In preparation for the creation of our new family we decided we wanted a new family name. The hyphen thing just wasn’t working for us. What happens when Taylor Gerber-Higgins wants to marry Sam Kapoor-Goldenblat and then they have a child together? That’s a lot of letters for a child to learn. I mean one day all these hyphen names are going to catch up with us!
It was empowering to start a new lineage together, and create a name that builds a foundation for our new family. Is it a feminist lesbian thing? Not exactly. Am I attempting to severe ties with the patriarchal reign of my male lineage? Not exactly. Though I am the only female Boxer by blood in my immediate family. Am I just trying to be a jerk and challenge the traditional beliefs of my parents yet again? Not exactly. And honestly Boxer is a pretty cool last name, strong and fiesty.
Customs officers always made comments about it, putting up their fists and pretending to spar with me. I would always reply, “I’m a lover, not a fighter.”
Yes, we could have made a combo- Cliffox, or Boxford, those didn’t feel right either and Cheryl had no qualms about dropping her name altogether as well. So we went to the place where we always come together….nature.
The Larkspur’s, the River’s, the Unicorn’s……hmmmmmm. “Too fru fru granola,” was always her response. At the root of it all we decided to stick with a tree name. We attempted to call ourselves the Cedrus’s for a while. The latin name for Cedar. But it didn’t quite land and everyone has an opinion to offer!
“Sounds like a sinus problem. It’s too harsh!” my mother shared.
She and my father were less then thrilled, in fact they were offended with the thought that I would be shedding my name, something that my father, my grandfather and grandfather’s father had worked so hard to build up. “Your name is your calling card,” I was told.
It was a challenging conversation. I reminded my mother she lived with her maiden name for 30 years before she met my father and changed her name without batting an eye. It was tradition. It was just what you did. But somehow it made no sense to them, that we would want to create a new lineage, a uniting name for my partner and myself to herald in our new family together. Something that was completely our choice. And who knows maybe our child will want to do the exact same thing. To them I was disowning my family…which even if I had wanted to would be basically impossible!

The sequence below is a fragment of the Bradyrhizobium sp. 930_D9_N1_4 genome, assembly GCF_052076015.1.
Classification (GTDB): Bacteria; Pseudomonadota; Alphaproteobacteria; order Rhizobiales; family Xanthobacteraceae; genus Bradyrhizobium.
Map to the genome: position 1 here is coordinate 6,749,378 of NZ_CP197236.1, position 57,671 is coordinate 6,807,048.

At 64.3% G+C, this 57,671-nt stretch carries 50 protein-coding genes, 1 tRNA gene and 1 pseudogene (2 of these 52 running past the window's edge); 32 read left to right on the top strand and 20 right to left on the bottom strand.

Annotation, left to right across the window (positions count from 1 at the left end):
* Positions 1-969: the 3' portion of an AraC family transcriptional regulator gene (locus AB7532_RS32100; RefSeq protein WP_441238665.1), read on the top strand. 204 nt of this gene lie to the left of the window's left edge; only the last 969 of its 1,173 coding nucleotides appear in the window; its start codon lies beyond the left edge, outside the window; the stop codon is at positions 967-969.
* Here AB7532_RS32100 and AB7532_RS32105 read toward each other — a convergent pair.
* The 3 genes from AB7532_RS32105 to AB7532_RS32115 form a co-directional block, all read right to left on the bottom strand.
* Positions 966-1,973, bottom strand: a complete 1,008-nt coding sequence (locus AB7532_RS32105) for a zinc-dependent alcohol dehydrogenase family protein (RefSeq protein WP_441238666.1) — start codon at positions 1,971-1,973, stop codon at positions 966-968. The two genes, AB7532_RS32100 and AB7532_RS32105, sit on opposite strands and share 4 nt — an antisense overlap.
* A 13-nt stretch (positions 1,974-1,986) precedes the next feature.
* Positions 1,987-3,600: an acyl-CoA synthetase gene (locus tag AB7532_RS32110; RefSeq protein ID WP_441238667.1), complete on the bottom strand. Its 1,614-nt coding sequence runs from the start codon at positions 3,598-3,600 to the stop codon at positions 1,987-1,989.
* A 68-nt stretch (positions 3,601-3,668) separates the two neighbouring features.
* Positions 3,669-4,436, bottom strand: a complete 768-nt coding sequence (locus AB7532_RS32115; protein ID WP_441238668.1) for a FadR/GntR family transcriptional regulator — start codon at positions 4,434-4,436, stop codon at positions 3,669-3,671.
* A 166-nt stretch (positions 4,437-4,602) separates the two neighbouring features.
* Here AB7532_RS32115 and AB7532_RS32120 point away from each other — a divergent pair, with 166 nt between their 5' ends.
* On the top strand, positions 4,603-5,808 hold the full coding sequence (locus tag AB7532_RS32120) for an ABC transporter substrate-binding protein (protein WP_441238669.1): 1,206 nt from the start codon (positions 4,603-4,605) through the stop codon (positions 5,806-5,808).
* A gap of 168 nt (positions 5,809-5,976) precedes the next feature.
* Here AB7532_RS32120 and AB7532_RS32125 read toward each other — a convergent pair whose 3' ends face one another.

I remember when Cheryl was getting to know my family and attempting to keep up with all the names in conversation…”It’s never just Jim, it’s always Jim Findlay, or Wendy Buckner. Everyone has a last name, I need a chart to keep up!”
Yes, in my waspy upbringing names were very important. Names were also important in my seven years apprenticeship with a Shamanic Elder. Every Fall Equinox there is a ceremony where you meditate with the fire for three days in preparation to receive your Medicine name, the sound of your soul. In the Native American tradition names can be fluid. You may be born with one name and upon reaching adolescence or other milestones in your soul’s journey receive another more appropriate name for that time. There are also naming rituals in the Yogic and Jewish traditions. Re-naming, re-claiming, re-birthing.
After many months search we became the Hawthorn’s. The Hawthorn tree is a heart medicine. In the Celtic tradition it has contains magic as a gateway to the fairy realm and is a symbol of fertility, cleansing and protecting. It’s flowers blossom white in May and turn to deep red berries in the Autumn. The hawthorn is an ancient tree used in the fertility rites of Beltane, the time of union. It felt strong, grounded and yet feminine. It felt like us.
We filled out forms, paid $136 and batta bomb batta bam, we are officially the Hawthorn’s. We’re still growing into it. It will take time but…
We’ve got the rest of our lives!
- It’s Not Easy Having a Hyphenated Last Name (blogher.com)
- Changing your name after Marriage? (smoochringsblog.co.uk)